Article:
[sf-lug] Hacked RHEL4/PHP4 server
tom at greenleaftech.net
Thu May 22 10:04:00 PDT 2008
On Thu, 2008-05-22 at 09:12 -0700, Asheesh Laroia wrote:
> On Thu, 22 May 2008, Tom Haddon wrote:
> > On Thu, 2008-05-22 at 07:56 -0700, Kristian Erik Hermansen wrote:
> >> Do all of the injected html links start with a common prefix for the
> >> file? For instance "5-", like your example ?
> > They all match the pattern [0-9]-(.*)phentermine(.*).html. I'm beginning
> > to think the server must have been compromised after all. I am able to
> > create file of the same name as one of these with a test page and see
> > that it's served in place of the spam page. If I delete the page with
> > rm, the spam page shows up again. If I try to delete it again, it says
> > no such file.
> Are you sure there's no mod_rewrite action going on? e.g.
> http://articles.techrepublic.com.com/5100-10878_11-5068743.html discusses
> RewriteLogLevel - try doing that and going to one of the evil URLs (after
> disabling the redirect as you discussed).
I don't *think* so. The requests for those pages were getting 200 return
codes in the apache logs, and I've checked the apache config file and
from what I can tell there was no changes to add any rewrite rules.
> Also, what if you just "grep -ri <string_in_one_of_those_html_files> /" ?
> What about "zgrep -ri <string_in_one_of_those_evil_html_files> /"? To
> find the string, load the page up in a browser and look for something
> fairly unique.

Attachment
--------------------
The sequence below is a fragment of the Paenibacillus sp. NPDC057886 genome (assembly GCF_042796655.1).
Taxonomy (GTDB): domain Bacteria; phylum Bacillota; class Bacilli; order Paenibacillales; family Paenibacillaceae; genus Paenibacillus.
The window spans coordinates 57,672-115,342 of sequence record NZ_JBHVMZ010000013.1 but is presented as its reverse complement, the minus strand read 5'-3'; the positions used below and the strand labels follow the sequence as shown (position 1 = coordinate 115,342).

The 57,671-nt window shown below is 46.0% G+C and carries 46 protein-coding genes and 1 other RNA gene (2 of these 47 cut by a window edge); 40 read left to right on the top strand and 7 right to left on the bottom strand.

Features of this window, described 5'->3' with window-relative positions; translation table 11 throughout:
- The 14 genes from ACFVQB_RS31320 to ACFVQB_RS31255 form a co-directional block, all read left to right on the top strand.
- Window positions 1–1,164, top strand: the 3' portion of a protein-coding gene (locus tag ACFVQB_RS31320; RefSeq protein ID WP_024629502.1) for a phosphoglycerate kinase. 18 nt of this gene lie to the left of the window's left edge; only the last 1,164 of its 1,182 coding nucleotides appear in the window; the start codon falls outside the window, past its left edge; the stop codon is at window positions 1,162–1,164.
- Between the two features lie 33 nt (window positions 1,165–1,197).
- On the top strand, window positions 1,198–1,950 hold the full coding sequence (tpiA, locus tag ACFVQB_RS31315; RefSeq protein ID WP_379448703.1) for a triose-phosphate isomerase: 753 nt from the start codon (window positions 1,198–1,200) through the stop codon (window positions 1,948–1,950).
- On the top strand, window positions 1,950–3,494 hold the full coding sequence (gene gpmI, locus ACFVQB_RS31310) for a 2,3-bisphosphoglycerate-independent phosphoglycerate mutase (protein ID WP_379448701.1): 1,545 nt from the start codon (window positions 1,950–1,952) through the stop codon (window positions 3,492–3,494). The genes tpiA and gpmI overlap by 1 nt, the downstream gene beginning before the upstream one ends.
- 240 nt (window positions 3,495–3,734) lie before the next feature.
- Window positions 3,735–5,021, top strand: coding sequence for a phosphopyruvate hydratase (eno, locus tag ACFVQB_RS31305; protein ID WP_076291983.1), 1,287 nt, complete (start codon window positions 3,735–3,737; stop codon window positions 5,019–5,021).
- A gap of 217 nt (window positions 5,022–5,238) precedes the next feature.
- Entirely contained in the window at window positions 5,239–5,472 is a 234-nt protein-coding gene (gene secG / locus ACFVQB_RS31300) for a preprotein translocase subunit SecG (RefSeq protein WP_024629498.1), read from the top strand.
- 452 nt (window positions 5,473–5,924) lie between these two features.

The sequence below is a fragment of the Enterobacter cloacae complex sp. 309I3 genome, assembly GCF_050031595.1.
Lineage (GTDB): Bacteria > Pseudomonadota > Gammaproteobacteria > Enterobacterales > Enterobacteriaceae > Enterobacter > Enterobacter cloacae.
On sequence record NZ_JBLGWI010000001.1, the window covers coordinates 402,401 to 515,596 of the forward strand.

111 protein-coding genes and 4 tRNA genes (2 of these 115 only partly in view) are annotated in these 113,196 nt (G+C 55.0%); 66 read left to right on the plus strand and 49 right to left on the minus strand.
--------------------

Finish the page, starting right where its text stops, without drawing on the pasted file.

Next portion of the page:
Neither produces anything, but if it has been compromised, I think this
would make sense, as it's hiding the files altogether, so grep wouldn't
see them either.
> Can you make a copy of the disk image on a different server? And have you
> tried asking RPM (which could, I know, have had its database pwned also)
> to verify the stuff on the machine:
> http://www.redhat.com/archives/rpm-list/2002-April/msg00118.html ?
Hmm, wasn't aware of that. Will give it a try, thx.
> Doing these would take a lot of time, but they'd be background jobs, so
> it's only compute time. Obviously I don't think you should spend your
> whole life cleaning up after script kiddies when it's not your job to.
Yeah, on the one hand I do want to find out what happened. On the other,
I'm not (yet) being paid to do so. I have a call with the non-profit
early next week to discuss next steps, so that may change, in which case
I'll be doing a more thorough investigation.
> > I've put in place an apache redirect for the matching file types so that
> > if anyone is going to those URLs, they'll be redirected to the main
> > site.
> > At this point, I'd have to advise the non-profit per Rick's comments to
> > pretty much start from scratch with this server and/or have verio clean
> > up the mess...
> Sounds reasonable.
> Out of curiosity, which virtualization technology?
Not sure, I'm afraid. This seems a bit vague and marketing-type-speak:
> Perhaps further discussion on the list could lead us to find a setup more
> resilient against their attackers but not too onerous for them.
> -- Asheesh.
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